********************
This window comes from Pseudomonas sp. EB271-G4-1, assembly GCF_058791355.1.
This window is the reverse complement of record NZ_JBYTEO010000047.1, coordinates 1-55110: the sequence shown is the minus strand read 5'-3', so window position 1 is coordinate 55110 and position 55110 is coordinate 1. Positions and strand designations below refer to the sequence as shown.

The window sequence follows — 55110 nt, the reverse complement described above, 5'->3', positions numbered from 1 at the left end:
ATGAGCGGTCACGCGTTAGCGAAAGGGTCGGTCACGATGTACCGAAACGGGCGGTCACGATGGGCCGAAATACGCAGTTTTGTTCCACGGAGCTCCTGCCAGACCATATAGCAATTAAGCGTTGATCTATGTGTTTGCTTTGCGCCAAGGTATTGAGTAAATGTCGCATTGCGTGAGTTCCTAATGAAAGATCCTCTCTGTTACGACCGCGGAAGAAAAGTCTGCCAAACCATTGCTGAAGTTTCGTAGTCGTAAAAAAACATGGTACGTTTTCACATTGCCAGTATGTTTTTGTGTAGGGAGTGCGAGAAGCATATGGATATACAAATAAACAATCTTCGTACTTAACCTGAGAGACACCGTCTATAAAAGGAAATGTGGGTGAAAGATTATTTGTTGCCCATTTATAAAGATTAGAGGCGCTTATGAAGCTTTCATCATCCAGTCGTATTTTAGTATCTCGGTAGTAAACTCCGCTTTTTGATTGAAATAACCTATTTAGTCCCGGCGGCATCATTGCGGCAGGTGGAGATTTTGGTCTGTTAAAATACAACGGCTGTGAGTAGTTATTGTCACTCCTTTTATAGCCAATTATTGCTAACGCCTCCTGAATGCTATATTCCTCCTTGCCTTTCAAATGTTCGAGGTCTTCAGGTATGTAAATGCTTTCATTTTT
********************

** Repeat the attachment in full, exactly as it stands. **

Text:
This window comes from Pseudomonas sp. EB271-G4-1, assembly GCF_058791355.1.
This window is the reverse complement of record NZ_JBYTEO010000047.1, coordinates 1-55110: the sequence shown is the minus strand read 5'-3', so window position 1 is coordinate 55110 and position 55110 is coordinate 1. Positions and strand designations below refer to the sequence as shown.

The window sequence follows — 55110 nt, the reverse complement described above, 5'->3', positions numbered from 1 at the left end:
ATGAGCGGTCACGCGTTAGCGAAAGGGTCGGTCACGATGTACCGAAACGGGCGGTCACGATGGGCCGAAATACGCAGTTTTGTTCCACGGAGCTCCTGCCAGACCATATAGCAATTAAGCGTTGATCTATGTGTTTGCTTTGCGCCAAGGTATTGAGTAAATGTCGCATTGCGTGAGTTCCTAATGAAAGATCCTCTCTGTTACGACCGCGGAAGAAAAGTCTGCCAAACCATTGCTGAAGTTTCGTAGTCGTAAAAAAACATGGTACGTTTTCACATTGCCAGTATGTTTTTGTGTAGGGAGTGCGAGAAGCATATGGATATACAAATAAACAATCTTCGTACTTAACCTGAGAGACACCGTCTATAAAAGGAAATGTGGGTGAAAGATTATTTGTTGCCCATTTATAAAGATTAGAGGCGCTTATGAAGCTTTCATCATCCAGTCGTATTTTAGTATCTCGGTAGTAAACTCCGCTTTTTGATTGAAATAACCTATTTAGTCCCGGCGGCATCATTGCGGCAGGTGGAGATTTTGGTCTGTTAAAATACAACGGCTGTGAGTAGTTATTGTCACTCCTTTTATAGCCAATTATTGCTAACGCCTCCTGAATGCTATATTCCTCCTTGCCTTTCAAATGTTCGAGGTCTTCAGGTATGTAAATGCTTTCATTTTT